I'm looking for best bang for the buck for outdoor, battery pack or outlet optional, 3 light, small group, frequently changing locations, durable, easy self maintenance kit in the $250/head or less range. You know, the Vivitar 285HV of the studio light variety - A Strobist kit on steroids kind of thing.

Is that something you are going to try and put your finger on or is that a bit too much to ask? :)

April 02, 2009 9:03 PM  
Anonymous Philipp said...

O´Leary: Yes, that is a Problem. I know 2 possible workarounds, though these aren´t suited for everyone and everything.

1) get a Pocketwizard Mini TT1 and adjust the hypersync to your monoblocs. That should push the whole thing by at least one stop, depending on your camera even more.
2) some packs/heads support FP-Sync or so-called strobo. Depending on how it works on the specific flash model, "hi-speed flash" will work to a certain degree. But of course with the usually less powerful output.

But what I would do, is to use the packs´ bigger power. Dont freeze things with the shutter, but with the flash duration. Electricity(or power) is like water: pouring it through a pinhole in the bucket will always take longer than to just turn the whole bucket overhead. The bigger the pack (I work with Bron grafit 6400´s in those rare cases) and the lower the power is set, the shorter the flash will fire. Sometimes even down to 1/16.000th (!) of a second or shorter. Balance that with your ISO/shutter/aperture and ambient and bob´s your uncle, waaaay before sunset. :D

"Flashy" regards from ´ol Europe,
Philipp

April 02, 2009 9:12 PM  
Anonymous Anonymous said...

Pie are squared?
Everybody knows, pie are round...cornbread are square.

April 02, 2009 9:19 PM  
Blogger Kevin Halliburton said...

One issue I would really like to see you tackle is the pros and cons of the Radio Popper method of high speed synching a studio strobe. http://radiopopper.com/blog/?p=69

I'm not sure how this works but I'm guessing you are limited to shutter speeds equal to or greater than the discharge rate of your flash at full power. (?) If so, wouldn't this be a case where it's actually advantageous to have the slower discharge rate of some of the cheaper strobes?

April 02, 2009 9:19 PM  
Anonymous Anonymous said...

One Thing to consider is the AlienBee's Units, lightweight, powerful, and great bang for buck. The only draw back I've found in my kit is that they aren't too quick in terms of flash duration... the T1 - T5 fall off can be hard in some photos, but they do me well!

April 02, 2009 9:41 PM  
Blogger Zach Gillit said...

What's up with all the hate on Tupperware? lol

April 02, 2009 10:02 PM  
Blogger Jorge said...

Oh My! Very excited to read this. Just decided a few weeks ago to go with a studio strobe kit. My needs are for large spaces and fast action where I often want to completely overpower ambiance with sharpness and deep DOF too! (Aerialist and other circus performers...) And much the same in the studio. Have been working with my hotshoes too and will mix them up for product shots. When I saw this article was happy and holding my breath for two days until payday. Anticipating the buying rush...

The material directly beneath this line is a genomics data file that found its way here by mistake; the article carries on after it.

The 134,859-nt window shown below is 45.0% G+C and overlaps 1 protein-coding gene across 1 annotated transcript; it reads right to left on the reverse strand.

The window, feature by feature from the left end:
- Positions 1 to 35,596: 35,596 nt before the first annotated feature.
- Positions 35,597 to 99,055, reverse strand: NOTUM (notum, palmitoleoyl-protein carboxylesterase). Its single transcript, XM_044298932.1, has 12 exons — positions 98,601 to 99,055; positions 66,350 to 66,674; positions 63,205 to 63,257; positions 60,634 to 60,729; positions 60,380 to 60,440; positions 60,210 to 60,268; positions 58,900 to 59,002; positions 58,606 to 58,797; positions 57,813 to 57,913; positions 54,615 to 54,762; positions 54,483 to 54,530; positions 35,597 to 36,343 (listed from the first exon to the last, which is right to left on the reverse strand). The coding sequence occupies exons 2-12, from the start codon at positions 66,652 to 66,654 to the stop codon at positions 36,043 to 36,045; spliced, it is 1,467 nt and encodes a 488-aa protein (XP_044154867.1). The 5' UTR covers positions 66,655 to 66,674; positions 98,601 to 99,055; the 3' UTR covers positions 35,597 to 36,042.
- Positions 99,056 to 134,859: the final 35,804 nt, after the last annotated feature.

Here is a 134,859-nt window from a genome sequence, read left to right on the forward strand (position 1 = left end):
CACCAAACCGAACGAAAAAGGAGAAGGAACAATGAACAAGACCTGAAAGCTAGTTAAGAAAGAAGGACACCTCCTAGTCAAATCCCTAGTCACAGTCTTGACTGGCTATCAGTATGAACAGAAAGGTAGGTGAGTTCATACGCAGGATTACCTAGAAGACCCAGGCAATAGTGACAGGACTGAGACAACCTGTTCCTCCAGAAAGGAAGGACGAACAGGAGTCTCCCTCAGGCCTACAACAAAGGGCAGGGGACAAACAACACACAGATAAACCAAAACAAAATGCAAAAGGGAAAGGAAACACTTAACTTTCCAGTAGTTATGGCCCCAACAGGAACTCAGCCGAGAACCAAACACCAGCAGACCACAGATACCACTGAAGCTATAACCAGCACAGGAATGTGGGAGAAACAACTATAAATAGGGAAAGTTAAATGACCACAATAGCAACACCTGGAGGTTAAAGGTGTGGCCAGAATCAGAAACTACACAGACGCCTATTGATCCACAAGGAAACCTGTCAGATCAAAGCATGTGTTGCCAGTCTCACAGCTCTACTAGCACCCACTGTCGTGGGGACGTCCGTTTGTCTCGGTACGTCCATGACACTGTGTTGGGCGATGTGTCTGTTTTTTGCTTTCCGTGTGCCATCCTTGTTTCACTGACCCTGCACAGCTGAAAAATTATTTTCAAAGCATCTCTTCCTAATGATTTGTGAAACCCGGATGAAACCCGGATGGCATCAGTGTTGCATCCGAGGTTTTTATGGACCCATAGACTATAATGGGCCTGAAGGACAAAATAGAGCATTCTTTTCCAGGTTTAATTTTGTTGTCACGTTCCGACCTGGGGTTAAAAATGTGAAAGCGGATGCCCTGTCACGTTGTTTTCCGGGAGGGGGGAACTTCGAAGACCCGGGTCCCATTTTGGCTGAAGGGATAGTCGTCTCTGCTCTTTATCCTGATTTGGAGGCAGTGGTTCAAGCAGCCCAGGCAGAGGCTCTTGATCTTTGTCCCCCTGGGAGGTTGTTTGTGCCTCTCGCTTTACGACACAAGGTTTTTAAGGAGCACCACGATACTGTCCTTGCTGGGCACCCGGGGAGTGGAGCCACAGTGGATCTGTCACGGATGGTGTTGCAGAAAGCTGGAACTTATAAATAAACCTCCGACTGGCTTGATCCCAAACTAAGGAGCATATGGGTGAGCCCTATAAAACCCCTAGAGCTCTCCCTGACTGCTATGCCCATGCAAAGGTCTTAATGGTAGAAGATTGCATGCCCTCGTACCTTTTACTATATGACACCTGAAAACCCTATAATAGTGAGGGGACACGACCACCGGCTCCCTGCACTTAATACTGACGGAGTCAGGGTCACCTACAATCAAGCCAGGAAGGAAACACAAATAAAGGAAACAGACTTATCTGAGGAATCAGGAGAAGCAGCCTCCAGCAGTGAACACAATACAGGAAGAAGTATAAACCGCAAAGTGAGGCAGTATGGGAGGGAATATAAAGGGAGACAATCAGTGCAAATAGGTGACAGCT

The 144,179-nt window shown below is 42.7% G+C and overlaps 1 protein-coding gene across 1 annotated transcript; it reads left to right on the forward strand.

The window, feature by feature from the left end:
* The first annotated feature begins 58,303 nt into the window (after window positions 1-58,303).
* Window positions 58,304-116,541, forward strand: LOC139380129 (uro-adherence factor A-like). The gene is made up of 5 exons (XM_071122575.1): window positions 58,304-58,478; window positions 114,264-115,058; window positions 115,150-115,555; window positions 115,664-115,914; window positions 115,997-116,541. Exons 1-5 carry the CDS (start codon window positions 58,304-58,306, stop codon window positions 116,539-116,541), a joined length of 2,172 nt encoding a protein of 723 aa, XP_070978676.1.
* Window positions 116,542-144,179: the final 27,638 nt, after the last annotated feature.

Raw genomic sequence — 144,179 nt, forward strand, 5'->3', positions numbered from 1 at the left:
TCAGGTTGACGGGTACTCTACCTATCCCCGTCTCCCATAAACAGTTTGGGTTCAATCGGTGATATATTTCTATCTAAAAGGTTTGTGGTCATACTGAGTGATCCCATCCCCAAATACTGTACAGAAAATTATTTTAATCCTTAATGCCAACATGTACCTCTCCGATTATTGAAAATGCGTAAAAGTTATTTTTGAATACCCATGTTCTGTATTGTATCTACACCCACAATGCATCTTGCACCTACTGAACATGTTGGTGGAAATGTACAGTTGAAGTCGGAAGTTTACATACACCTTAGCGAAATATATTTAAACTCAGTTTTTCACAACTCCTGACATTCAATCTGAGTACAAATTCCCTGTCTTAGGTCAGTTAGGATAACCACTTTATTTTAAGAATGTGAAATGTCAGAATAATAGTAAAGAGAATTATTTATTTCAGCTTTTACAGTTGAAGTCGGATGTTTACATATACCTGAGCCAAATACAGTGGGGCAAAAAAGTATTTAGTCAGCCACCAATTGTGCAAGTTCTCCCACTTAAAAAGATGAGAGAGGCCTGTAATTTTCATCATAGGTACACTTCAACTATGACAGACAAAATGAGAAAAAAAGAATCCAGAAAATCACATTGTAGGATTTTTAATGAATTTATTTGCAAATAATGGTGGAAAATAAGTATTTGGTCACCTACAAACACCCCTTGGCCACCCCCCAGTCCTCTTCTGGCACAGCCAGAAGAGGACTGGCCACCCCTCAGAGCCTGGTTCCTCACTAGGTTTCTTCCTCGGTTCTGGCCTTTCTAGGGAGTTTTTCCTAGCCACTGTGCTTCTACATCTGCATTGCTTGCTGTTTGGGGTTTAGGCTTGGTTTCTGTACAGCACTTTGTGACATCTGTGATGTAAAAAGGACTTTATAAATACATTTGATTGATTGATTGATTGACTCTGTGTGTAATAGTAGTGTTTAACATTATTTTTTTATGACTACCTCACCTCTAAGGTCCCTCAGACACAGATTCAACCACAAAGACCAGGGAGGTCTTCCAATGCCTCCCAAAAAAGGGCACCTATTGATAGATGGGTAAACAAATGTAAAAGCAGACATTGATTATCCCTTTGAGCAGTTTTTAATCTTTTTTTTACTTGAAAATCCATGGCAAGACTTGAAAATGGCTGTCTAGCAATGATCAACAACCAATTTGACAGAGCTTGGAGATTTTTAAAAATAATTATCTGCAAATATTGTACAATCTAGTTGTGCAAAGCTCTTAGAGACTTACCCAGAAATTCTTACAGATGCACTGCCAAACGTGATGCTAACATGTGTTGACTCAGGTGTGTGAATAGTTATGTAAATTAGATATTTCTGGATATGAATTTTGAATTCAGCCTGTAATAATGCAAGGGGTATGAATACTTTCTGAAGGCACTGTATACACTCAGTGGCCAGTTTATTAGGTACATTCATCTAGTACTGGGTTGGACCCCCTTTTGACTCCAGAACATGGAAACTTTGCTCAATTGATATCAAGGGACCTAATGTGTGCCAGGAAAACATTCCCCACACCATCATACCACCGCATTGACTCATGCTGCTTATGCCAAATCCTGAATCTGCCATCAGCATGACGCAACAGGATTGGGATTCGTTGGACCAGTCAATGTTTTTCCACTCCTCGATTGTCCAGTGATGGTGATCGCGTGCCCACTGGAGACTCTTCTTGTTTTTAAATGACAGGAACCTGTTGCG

My questions are around mix use (setting a hotshoe into product) and used gelled for sculpting...

Thanks So Much For Your Effort!

April 02, 2009 10:10 PM  
Anonymous Anonymous said...

Is this why I'm starting to see so many (flash trees) around now. You can hook up 3 or 4 speedlites and still be able to have the portability and compete with the power of a monobloc?

April 02, 2009 10:50 PM  
Blogger FJG said...

Great intro, thanks David!

Would love to see some basics on portable power for the monos, maybe in segment 3?

April 02, 2009 10:58 PM  
Anonymous Anonymous said...

One thing I notice that I like about using speedlights vs. the larger "strobes" is that the strobes usually are ironically too powerful when I want to incorporate ambient light (i.e. inside a office or even when I need to do a portrait in a hotel room and I want to use the lamps as ambient.) I am not sure about the packs here, but I am referring to Dynalites. sometimes I just need a little light and the speedlights allow less output. Do you have any experience or suggestions relating to this topic? Thanks!

April 02, 2009 11:47 PM  
Blogger Adrian Henson Photgraphy, Inc. said...

Here's something you need to try before you get too far ahead of yourself. test a vivitar 283 next to an Alien Bee 800 (with reflector), both at full power. Set both the same distance from a wall 10 feet or so apart, and take a pic. Once you get you exposure nailed down I think you might be surprised. The light pattern is a little different but the output is about the same. Don't take my word for thought, just try it.